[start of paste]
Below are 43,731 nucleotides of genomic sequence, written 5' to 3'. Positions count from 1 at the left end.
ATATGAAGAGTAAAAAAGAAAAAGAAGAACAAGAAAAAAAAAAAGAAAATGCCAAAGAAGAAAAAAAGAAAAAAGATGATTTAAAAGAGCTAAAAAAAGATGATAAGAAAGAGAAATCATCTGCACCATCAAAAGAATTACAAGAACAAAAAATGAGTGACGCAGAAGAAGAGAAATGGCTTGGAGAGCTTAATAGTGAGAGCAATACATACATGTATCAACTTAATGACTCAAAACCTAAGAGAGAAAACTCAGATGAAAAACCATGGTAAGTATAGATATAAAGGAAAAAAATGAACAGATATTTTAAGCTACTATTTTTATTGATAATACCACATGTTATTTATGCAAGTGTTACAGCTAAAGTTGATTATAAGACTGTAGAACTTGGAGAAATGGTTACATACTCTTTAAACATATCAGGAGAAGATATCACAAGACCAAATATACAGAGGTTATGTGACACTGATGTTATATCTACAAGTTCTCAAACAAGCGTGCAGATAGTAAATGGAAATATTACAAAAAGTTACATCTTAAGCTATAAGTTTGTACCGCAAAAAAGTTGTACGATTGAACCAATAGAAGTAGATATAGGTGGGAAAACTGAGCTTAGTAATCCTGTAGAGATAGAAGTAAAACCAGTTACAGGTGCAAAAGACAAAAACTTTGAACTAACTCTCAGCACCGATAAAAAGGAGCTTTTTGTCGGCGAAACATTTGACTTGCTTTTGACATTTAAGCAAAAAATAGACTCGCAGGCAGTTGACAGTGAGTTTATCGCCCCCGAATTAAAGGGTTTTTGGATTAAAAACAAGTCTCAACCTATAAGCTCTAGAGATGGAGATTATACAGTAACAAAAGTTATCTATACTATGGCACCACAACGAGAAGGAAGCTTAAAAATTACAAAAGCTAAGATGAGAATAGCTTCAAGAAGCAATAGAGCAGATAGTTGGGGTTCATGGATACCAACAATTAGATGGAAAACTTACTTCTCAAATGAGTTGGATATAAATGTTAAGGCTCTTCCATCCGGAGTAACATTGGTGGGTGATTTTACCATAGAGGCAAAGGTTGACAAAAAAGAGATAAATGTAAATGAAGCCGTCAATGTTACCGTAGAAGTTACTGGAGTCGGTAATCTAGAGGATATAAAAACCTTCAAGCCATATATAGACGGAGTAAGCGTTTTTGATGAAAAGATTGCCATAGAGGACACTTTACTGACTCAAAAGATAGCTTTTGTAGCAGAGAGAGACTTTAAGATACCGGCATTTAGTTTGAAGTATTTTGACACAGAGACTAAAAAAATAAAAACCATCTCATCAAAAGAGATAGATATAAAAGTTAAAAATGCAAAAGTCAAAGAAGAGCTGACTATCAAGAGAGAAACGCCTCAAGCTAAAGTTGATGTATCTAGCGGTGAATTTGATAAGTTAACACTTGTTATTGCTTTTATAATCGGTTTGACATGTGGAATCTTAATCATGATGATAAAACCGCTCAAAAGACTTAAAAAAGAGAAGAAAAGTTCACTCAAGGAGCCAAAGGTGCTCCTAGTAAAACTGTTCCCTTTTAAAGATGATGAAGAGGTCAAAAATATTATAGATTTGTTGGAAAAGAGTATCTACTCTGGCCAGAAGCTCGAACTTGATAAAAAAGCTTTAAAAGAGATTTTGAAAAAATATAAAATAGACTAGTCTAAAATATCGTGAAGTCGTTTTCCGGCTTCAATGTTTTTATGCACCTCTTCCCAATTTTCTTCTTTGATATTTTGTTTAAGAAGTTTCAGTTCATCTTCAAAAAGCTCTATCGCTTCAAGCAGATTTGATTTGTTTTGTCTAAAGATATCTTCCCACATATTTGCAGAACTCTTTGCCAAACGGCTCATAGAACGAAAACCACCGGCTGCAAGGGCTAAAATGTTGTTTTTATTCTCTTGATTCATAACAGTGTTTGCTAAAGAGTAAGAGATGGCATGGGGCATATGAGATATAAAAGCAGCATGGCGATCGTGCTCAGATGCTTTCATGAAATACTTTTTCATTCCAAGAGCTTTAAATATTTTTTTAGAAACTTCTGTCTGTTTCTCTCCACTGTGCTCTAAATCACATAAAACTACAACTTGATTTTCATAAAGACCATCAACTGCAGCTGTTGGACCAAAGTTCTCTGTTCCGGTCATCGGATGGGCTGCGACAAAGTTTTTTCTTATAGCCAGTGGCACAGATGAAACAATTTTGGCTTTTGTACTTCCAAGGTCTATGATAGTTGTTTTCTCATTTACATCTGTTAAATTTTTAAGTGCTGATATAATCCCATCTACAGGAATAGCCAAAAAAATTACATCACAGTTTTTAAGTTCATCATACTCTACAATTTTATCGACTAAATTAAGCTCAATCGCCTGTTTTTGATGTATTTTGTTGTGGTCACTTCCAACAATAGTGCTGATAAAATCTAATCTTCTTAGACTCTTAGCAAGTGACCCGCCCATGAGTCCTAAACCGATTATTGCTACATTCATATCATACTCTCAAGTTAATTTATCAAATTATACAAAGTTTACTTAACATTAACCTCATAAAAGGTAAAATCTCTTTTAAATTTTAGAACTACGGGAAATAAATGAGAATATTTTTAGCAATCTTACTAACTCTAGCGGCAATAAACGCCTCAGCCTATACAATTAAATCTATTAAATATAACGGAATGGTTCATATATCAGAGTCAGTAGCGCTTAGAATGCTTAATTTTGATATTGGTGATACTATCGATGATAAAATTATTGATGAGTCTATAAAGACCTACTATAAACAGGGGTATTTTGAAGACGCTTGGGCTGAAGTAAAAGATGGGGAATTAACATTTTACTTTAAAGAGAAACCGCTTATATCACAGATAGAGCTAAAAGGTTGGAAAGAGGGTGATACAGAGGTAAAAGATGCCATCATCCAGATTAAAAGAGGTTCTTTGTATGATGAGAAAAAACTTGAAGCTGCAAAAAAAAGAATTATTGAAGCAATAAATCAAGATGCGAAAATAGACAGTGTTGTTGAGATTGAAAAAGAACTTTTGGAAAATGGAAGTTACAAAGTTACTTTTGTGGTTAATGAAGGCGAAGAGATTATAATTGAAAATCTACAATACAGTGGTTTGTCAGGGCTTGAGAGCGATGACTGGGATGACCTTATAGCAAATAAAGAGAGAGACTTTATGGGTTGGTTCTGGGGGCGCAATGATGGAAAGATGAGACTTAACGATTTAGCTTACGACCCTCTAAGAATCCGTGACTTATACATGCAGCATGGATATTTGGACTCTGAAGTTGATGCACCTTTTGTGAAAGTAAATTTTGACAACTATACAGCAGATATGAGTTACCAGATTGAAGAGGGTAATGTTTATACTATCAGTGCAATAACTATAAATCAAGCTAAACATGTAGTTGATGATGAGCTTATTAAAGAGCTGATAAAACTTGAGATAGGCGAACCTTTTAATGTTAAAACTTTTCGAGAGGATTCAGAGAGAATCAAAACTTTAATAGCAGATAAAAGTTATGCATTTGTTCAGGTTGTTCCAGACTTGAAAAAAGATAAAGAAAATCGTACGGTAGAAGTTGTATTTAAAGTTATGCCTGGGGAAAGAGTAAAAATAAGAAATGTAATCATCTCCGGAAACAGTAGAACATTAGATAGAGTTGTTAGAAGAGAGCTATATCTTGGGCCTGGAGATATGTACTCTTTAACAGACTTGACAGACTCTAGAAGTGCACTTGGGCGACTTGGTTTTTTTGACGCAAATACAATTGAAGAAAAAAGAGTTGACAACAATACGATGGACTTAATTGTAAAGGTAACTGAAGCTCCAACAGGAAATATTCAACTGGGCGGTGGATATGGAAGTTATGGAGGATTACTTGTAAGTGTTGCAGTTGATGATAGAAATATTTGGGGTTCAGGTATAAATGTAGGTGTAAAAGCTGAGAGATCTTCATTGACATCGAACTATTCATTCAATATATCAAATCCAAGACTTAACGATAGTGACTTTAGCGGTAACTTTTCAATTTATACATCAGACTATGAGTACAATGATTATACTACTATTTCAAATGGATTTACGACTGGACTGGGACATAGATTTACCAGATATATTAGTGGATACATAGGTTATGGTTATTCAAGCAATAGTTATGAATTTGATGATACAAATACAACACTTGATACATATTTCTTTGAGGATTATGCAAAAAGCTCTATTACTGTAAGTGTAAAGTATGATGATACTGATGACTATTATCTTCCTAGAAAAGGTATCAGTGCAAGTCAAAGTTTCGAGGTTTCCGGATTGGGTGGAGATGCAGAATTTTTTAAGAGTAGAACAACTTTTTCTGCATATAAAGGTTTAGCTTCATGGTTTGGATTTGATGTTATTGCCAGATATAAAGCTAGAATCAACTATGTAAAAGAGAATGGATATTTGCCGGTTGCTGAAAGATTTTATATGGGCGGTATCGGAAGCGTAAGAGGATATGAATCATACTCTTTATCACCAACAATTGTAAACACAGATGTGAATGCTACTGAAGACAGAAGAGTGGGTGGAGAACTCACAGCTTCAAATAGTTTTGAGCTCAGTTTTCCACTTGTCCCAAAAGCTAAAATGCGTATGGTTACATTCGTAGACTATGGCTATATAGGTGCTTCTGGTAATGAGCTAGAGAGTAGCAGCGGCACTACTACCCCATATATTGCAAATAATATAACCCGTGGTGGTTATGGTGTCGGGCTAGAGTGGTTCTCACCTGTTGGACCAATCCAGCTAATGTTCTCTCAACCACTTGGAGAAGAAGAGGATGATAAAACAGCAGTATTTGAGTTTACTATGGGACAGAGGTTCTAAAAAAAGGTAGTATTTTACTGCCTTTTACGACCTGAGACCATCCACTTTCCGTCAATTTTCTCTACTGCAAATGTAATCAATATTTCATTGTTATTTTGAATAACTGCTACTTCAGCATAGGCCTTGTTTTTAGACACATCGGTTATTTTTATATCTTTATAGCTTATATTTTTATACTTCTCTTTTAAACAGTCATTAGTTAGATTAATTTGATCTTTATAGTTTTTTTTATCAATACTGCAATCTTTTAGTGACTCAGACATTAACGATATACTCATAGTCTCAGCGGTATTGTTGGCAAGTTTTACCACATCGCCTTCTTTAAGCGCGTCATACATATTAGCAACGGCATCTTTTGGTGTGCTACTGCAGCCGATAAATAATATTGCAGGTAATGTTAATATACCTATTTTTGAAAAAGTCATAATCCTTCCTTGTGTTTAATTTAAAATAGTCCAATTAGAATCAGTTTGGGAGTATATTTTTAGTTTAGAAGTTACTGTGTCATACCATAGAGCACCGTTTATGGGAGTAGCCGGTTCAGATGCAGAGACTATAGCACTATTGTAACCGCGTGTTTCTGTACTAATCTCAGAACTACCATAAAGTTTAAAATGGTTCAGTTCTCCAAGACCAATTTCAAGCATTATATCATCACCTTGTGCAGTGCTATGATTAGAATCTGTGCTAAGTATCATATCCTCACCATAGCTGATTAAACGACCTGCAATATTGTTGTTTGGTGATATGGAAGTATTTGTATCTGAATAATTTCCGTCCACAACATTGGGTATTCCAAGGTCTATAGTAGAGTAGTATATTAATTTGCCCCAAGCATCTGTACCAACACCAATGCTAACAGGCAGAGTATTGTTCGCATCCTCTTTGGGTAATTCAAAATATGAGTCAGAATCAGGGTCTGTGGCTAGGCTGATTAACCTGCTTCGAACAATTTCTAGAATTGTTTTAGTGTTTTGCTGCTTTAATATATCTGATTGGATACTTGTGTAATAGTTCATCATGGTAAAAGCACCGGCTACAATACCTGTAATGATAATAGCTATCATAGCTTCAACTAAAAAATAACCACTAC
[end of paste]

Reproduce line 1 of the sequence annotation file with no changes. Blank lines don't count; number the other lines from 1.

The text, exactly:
Below are 43,731 nucleotides of genomic sequence, written 5' to 3'. Positions count from 1 at the left end.